SOCIAL MEDIA POLICIES PROVE VITAL

Professionally-Pink-social-media

 

Policies and procedures were the words of the day when a women’s networking group gathered to discuss social media in the workplace.

The event, which was held at The Wealden Hall near Maidstone, saw the relaunch of Professionally Pink networking lunches, co-hosted by national audit, tax and advisory firm Crowe Clark Whitehill and Kent’s leading law firm Brachers.

 

 

Sarah Cundle, Director of Audit and Business Solutions at the Tunbridge Wells office of Crowe Clark Whitehill, which also has offices in Maidstone, said: “We have changed the format of our lunches to make them even more useful to attendees. Each quarter we will have a discussion topic which will be introduced by an expert and then debated in smaller groups, allowing people to really get to know each other and their businesses.”

Presenting ‘Social media in the workplace’, Louise Brenlund, Associate Solicitor at Brachers, said: “The use of social media is now common in almost every job meaning that employers must adapt. It is not enough simply to have a social media policy, employers need to clearly communicate the effect of the policy to staff and consistently apply it as issues arise.”

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Giving four detailed examples of claims for unfair dismissal from employees who had been sacked for misconduct relating to their online activities, Louise asked the groups to decide whether they thought the claims were upheld or not.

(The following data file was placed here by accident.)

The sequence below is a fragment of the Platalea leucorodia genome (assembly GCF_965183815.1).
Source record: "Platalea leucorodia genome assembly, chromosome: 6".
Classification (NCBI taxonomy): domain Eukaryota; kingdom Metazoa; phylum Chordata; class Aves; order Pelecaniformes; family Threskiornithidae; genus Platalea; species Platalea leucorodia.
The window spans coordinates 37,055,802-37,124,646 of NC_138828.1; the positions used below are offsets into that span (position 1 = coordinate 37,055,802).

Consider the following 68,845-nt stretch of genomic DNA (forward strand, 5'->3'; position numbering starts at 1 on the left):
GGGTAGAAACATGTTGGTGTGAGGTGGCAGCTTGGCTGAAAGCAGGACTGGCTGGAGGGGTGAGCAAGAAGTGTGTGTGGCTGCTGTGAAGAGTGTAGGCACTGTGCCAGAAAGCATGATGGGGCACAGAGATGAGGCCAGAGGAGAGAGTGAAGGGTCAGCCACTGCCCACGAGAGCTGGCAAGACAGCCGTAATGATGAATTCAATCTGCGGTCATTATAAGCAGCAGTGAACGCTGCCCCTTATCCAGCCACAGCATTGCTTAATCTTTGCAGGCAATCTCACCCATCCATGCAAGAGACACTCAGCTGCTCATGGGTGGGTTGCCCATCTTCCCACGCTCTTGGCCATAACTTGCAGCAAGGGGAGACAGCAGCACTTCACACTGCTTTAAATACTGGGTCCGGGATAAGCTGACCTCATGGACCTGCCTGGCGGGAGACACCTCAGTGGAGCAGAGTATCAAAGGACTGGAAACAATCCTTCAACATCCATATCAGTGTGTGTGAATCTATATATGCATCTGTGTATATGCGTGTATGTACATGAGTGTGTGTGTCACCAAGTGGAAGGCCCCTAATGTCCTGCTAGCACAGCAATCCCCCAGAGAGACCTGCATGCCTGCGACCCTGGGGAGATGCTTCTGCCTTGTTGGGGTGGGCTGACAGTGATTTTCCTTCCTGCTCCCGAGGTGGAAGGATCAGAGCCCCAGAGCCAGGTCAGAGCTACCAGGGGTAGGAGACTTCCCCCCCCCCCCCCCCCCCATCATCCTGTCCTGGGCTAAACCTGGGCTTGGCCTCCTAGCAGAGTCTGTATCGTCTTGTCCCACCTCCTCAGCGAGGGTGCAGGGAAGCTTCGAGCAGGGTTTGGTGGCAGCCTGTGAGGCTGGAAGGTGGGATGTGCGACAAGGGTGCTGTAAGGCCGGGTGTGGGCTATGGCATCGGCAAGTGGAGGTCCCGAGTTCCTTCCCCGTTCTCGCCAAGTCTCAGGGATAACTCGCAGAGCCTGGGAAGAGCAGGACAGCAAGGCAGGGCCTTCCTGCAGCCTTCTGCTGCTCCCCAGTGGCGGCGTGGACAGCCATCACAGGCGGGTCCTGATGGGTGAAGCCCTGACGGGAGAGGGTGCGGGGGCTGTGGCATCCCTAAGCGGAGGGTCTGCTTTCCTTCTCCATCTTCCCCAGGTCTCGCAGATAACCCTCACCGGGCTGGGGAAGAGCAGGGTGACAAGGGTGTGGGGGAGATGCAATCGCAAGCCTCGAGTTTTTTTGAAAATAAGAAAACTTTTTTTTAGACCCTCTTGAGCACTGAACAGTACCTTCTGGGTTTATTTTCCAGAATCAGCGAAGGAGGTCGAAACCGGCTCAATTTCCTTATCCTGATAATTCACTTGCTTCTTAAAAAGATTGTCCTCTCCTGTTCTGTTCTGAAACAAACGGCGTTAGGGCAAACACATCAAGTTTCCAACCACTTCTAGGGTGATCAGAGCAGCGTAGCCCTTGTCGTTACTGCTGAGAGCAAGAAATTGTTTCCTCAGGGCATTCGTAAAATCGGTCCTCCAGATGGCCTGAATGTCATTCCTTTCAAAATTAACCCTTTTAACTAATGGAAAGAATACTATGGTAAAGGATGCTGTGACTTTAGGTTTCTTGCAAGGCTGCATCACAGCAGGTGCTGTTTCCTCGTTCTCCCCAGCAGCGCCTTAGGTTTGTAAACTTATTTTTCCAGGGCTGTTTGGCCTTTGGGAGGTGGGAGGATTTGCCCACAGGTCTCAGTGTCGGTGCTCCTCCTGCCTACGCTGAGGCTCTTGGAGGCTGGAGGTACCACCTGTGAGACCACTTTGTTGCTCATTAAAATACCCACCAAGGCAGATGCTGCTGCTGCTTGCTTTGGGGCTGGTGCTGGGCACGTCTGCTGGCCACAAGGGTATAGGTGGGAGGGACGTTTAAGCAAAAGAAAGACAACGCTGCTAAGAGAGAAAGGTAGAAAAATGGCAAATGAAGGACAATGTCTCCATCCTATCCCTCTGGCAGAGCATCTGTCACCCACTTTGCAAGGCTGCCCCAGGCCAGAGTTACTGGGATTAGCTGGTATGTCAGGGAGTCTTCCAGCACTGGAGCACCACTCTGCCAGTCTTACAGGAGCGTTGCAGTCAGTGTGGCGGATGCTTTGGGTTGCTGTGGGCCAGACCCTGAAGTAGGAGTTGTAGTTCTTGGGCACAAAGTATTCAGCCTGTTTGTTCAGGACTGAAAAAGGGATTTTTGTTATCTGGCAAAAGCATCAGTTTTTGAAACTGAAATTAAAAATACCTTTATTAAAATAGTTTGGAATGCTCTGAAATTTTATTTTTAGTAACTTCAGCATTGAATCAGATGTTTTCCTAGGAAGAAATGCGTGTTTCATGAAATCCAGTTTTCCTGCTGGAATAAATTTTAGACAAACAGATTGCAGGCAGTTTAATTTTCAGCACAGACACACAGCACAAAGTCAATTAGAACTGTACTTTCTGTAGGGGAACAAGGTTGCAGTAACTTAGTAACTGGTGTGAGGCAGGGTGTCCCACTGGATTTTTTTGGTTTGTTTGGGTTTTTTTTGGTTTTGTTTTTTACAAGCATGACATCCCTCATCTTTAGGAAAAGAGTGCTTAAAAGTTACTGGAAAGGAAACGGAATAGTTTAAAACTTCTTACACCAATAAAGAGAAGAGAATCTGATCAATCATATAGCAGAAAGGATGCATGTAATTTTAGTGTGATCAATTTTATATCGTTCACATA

The debate raised some interesting points about employees’ conduct when using sites such as LinkedIn, Twitter and Facebook.

 

Louise continued: “In many cases the decision will come down to a few factors: how serious was the misconduct; was the employee aware that he or she was in breach of the company’s social media policy; were there any mitigating circumstances; and what kind of disciplinary record did they have?
“A lot of people are surprised to find that even if Facebook settings are restricted to friends and family, depending on the circumstances, a tribunal may consider that the information has been provided to a wider public domain as information can be shared so easily. Even if employees do not specifically name the employer when using social media during working hours, they may still get into an awful lot of trouble.

“The lesson is to not only make sure your company contracts are sound, but also to make sure that social media policies are brought to employees’ attention and training is given.”

Sarah Cundle commented: “The presentation provided food for thought to all the businesswomen present, as well as some key practical recommendations on how they could improve their social media policies and therefore reduce their business risk.”

Brachers Solicitors

Professionally Pink is a forum for businesswomen in and around Maidstone, Kent. The next event will take place on 18 September.

For more information or to suggest a topic for future discussions, contact Emily Rushton from Crowe Clark Whitehill on 01892 700200 or email emily.rushton@crowecw.co.uk.

 

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